(NEXSTAR) – An annular, or partial, solar eclipse passed over the United States, as well as Central and South America Saturday morning.

Millions of Americans were able to see the phenomenon, but only a handful of cities in the “path of annularity,” or the maximum amount of obscuration, could see the “ring of fire” created when the moon lines up perfectly with the sun, leaving only the burning rim visible.

This map shows when the eclipse could be viewed in a number of cities.

If you weren’t able to travel to the 150-mile-wide path of annularity, you can still see a partial view of the eclipse.

The 80-90% range includes portions of California, Nevada, Oregon, Arizona, Utah, Wyoming, Colorado, New Mexico, Oklahoma, Texas and Idaho, for instance.

Moving a little further from the path of annularity, states with a 70-80% view include parts of Washington, Montana, Idaho, Wyoming, Colorado, Kansas, Nebraska, Oklahoma, Louisiana, Texas, Arkansas, California, and Arizona.

In the U.S., the annular eclipse started at 9:13 a.m. PDT in Oregon and was last be visible in Texas at 12:03 p.m. CDT before moving on to Mexico, Guatemala, Belize, Honduras, Nicaragua and Panama, according to NASA.

The partial eclipse began and ended later, however. For example, the partial eclipse in Eugene, Oregon, began at 8:06 a.m. PDT but annularity didn’t start until 9:16 a.m., reaching its maximum two minutes later. The partial eclipse in Eugene ended at 10:39 a.m. PDT.

How to watch a solar eclipse

Unless you are in full totality and the moon is completely blocking the sun, the most important thing to remember is that you should shield your eyes when staring at the sun.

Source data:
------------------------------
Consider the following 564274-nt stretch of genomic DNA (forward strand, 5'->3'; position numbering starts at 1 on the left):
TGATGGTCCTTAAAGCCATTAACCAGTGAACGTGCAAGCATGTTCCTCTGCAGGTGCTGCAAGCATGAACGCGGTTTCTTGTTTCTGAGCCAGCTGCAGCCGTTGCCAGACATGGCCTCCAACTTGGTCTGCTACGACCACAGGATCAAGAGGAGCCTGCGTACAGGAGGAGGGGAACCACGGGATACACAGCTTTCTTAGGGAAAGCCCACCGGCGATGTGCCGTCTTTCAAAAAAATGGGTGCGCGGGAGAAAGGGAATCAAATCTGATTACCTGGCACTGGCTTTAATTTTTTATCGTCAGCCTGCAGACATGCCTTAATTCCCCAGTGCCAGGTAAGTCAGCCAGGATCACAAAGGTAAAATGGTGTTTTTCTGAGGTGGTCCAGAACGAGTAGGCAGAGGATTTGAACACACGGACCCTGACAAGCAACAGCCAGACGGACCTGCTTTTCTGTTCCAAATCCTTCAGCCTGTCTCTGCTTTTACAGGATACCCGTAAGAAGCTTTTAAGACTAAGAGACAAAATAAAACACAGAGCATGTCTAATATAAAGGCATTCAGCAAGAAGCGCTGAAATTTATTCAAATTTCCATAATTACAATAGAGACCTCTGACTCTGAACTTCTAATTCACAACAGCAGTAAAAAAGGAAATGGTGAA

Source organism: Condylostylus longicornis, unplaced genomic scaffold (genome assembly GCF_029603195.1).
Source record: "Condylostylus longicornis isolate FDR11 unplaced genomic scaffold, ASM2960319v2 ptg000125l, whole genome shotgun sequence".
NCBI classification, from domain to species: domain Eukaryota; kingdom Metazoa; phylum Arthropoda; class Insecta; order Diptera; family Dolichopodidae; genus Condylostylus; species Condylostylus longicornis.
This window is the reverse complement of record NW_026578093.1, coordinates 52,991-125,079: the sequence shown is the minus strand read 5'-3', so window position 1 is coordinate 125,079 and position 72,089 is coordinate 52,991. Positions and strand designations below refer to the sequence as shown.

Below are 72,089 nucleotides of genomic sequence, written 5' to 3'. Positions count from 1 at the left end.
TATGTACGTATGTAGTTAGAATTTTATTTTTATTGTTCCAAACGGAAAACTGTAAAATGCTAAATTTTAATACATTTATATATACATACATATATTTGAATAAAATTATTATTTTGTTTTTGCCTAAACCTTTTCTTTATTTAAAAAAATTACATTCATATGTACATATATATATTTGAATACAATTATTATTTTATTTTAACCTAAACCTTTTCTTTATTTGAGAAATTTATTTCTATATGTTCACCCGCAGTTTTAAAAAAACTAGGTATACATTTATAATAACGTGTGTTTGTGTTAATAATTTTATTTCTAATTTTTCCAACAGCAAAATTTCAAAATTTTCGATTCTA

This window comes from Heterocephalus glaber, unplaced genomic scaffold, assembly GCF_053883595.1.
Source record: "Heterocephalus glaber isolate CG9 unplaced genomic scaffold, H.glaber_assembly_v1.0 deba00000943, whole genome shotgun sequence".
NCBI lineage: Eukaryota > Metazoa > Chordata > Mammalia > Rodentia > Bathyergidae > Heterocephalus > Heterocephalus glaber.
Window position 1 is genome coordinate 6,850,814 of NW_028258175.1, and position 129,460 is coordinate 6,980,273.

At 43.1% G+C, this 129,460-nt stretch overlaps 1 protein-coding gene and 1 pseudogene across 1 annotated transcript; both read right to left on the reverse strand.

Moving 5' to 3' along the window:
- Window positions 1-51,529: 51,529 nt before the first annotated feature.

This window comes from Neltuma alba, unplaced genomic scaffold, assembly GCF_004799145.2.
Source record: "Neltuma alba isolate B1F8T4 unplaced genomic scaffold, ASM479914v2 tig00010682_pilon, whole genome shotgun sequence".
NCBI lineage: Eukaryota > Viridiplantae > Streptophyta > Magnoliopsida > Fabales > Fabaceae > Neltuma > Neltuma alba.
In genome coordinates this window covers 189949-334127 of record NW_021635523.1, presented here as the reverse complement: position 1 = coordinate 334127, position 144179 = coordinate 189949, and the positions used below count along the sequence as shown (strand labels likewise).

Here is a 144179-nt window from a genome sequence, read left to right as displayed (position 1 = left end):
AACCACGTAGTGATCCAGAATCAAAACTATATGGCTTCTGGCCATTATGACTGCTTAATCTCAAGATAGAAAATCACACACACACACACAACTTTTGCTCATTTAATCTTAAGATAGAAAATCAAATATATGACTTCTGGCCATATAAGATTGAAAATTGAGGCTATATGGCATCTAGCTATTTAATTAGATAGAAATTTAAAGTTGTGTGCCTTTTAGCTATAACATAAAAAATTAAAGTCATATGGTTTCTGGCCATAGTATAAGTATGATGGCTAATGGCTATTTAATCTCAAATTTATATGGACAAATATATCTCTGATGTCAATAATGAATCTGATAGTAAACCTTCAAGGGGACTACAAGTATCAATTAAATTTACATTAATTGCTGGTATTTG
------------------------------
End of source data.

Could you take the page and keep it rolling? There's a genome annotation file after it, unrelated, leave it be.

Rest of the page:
Be especially careful when it comes to any device that you might normally use to view something far away.

“Viewing any part of the bright sun through a camera lens, binoculars, or a telescope without a special-purpose solar filter secured over the front of the optics will instantly cause severe eye injury,” NASA warns.

Since the sun is never fully covered during an annular eclipse, there is never a safe time to view it with the naked eye. If you plan on viewing or photographing Saturday’s eclipse, make sure your eyes are protected.

Eclipse glasses, which are thousands of times darker than normal sunglasses, are one way of safely viewing an eclipse. If you pick up a pair before Oct. 14, make sure they are undamaged and comply with the ISO 12312-2 international standard. Remember, even your darkest sunglasses aren’t close to sufficient.

An example of an eclipse projector made with a white sheet of paper, tape, scissors and aluminum foil. (Credit: NASA)

If glasses aren’t an option, you can try an indirect viewing method that allows you to see the eclipse without staring at the sun. One example would be to punch a hole in an index card and use that hole to project an image of the sun onto a nearby surface, making sure not to stare through the hole at the sun.

Finally, don’t forget about protecting your skin from the sun, which NASA warns may be very bright. While viewing an entire eclipse, you could be exposed to the sun’s rays for hours.